Awful weather, poor cuisine: Romanian newspaper launches prank anti-UK ad campaign
“Our draft beer is less expensive than your bottled water,” one of the ads proudly states, hinting at the high costs of living in the UK. Another ad made fun of British cuisine: “We serve more food groups than pies, sausage, fish and chips.”Other ads touched upon politics, weather and even women: "Half of our women look like Kate. The other half, like her sister."The 'Why don`t you come over?' ad campaign was designed by the online Romanian newspaper Gandul and GMP Advertising firm in response to numerous reports in the British media about a possible government initiative to launch a negative ad campaign discouraging Romanians and Bulgarians from coming to work in Britain."I wouldn’t say we were deeply offended by the British initiative, but we felt it deserved an answer that tackles this ridiculous fear of us invading the UK. The solution was to turn this [false] problem on its head and invite the British to invade us instead,” said Mihai Gongu, Creative Director at GMP Advertising.Gandul added that the campaign is also a sincere call for British people to visit Romania and to see that “Romania is a much better country and Romanians a more decent people than the negative image painted by some recent stories in British and international media.”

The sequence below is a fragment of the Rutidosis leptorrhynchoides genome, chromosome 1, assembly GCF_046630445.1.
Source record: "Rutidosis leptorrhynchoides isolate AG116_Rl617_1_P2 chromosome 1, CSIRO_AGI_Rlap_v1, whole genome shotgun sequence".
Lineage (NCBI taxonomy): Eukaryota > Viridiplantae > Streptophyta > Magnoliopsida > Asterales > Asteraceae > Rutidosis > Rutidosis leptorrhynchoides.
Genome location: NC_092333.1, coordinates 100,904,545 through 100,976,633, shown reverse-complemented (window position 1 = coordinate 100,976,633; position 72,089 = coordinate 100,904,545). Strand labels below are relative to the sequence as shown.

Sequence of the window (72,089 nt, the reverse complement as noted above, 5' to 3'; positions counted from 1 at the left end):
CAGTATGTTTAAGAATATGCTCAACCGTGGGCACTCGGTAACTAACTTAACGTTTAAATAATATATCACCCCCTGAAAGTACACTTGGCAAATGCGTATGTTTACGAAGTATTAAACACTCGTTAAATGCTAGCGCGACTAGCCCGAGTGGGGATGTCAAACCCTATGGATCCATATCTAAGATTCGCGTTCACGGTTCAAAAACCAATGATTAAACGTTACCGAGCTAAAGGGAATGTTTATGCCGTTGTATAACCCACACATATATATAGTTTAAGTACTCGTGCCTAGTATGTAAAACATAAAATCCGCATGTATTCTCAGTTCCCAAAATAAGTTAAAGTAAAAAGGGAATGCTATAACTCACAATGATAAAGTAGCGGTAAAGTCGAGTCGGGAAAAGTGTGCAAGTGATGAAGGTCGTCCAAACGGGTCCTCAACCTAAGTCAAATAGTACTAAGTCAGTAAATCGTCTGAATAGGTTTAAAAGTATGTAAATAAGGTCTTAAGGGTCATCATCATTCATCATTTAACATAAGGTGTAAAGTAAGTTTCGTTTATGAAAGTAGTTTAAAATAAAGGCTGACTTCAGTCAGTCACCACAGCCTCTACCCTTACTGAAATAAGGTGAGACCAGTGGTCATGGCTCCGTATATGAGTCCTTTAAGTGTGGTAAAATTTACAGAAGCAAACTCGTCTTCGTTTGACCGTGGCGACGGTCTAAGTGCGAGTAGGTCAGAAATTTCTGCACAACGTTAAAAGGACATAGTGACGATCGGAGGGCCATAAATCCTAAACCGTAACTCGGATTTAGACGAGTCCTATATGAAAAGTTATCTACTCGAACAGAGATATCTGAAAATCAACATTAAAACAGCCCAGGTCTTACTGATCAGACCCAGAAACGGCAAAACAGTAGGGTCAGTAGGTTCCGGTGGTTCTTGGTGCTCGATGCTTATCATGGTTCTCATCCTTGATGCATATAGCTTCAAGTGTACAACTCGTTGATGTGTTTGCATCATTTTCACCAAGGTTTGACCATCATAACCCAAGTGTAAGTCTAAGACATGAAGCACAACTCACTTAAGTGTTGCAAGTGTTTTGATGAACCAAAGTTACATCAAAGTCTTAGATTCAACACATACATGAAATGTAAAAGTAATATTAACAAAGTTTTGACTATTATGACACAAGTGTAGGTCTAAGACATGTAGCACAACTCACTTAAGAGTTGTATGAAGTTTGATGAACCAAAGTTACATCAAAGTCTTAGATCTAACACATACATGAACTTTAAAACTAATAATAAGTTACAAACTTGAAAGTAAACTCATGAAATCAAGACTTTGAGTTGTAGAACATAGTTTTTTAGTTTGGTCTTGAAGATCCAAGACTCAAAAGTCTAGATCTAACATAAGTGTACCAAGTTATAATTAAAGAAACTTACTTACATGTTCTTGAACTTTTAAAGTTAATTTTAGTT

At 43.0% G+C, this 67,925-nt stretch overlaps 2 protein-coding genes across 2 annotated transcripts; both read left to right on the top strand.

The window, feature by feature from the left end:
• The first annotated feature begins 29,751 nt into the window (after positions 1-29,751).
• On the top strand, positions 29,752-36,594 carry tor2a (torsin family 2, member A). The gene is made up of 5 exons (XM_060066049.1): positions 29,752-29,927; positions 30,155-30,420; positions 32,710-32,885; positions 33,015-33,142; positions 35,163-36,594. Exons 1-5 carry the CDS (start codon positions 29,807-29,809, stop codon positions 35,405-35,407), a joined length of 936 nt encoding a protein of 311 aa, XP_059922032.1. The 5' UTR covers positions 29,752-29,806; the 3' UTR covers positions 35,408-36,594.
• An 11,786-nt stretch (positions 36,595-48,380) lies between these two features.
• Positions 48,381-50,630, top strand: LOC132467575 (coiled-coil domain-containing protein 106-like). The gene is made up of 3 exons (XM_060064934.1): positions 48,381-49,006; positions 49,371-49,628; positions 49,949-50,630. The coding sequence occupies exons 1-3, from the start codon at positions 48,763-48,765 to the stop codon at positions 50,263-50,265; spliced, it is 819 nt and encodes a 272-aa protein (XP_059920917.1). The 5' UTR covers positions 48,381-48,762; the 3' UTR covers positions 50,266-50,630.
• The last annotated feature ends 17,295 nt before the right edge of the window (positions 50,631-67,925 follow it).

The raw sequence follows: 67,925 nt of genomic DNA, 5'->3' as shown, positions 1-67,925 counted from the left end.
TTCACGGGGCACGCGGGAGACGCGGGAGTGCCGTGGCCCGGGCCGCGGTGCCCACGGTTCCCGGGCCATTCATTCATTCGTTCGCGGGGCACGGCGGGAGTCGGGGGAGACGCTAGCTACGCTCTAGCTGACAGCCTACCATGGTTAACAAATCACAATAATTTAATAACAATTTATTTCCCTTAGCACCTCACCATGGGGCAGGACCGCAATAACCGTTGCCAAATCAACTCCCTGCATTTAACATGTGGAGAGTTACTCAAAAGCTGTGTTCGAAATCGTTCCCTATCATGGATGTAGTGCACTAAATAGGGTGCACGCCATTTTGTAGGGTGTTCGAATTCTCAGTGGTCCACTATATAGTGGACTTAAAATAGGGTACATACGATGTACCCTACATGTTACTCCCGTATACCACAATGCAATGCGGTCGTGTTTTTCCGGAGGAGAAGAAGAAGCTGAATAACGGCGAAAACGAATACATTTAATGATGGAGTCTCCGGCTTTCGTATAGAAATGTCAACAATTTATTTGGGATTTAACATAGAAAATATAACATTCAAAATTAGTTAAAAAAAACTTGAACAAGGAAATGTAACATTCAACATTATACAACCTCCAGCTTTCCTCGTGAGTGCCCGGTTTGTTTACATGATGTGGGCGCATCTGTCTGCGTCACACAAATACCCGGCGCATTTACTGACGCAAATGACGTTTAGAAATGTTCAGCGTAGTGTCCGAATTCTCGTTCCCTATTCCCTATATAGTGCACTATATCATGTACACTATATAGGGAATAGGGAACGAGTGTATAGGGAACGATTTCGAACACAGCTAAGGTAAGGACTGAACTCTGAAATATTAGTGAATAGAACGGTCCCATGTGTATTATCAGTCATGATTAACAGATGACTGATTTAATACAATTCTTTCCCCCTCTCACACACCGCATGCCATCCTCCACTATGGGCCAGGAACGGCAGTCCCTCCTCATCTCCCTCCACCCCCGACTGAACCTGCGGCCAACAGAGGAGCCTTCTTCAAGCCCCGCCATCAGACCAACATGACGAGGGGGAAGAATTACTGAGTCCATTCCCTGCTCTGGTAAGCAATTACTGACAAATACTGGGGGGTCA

Romanians welcomed the ads with widespread enthusiasm, and quickly began to design their own posters with a special application launched by the newspaper. Gandul's prank campaign comes amid hype in the British media predicting that hundreds of thousands of Romanians and Bulgarians will come to the UK for work after immigration restrictions are lifted at the end of the year. Some of the government measures circulated by the media included an advertising campaign painting a negative portrait of the island in order to decrease the number of immigrants.Official responses were lessplacid. Titus Corlatean, Romania’s foreign minister told Sunday’s Observer that potential measures against Romanian immigrants’ working rights in the UK had caused “serious concerns” in the east European country. The British ambassador to Romania was summoned to Bucharest on Friday for a meeting with the minister for Romanians abroad, Cristian David, to discuss immigration in a “balanced and rational way.”Mark Harper, the UK’s immigration minister, had previously suggested the possibility of restricting access to the NHS for some Romanians in Britain – a topic which was also a high priority in Friday’s meeting.“Once you are in a space, you cannot have limited rights. If you start limiting health, why not limit other public services?” said David. Further meetings will be held in an attempt to resolve the problem. The UK has also recently introduced changes to the citizenship test. The ‘Life in the United Kingdom’ test and handbook are aimed at immigrants who want to settle permanently in the UK. The test will now include many cultural questions, while overlooking a lot of practical issues.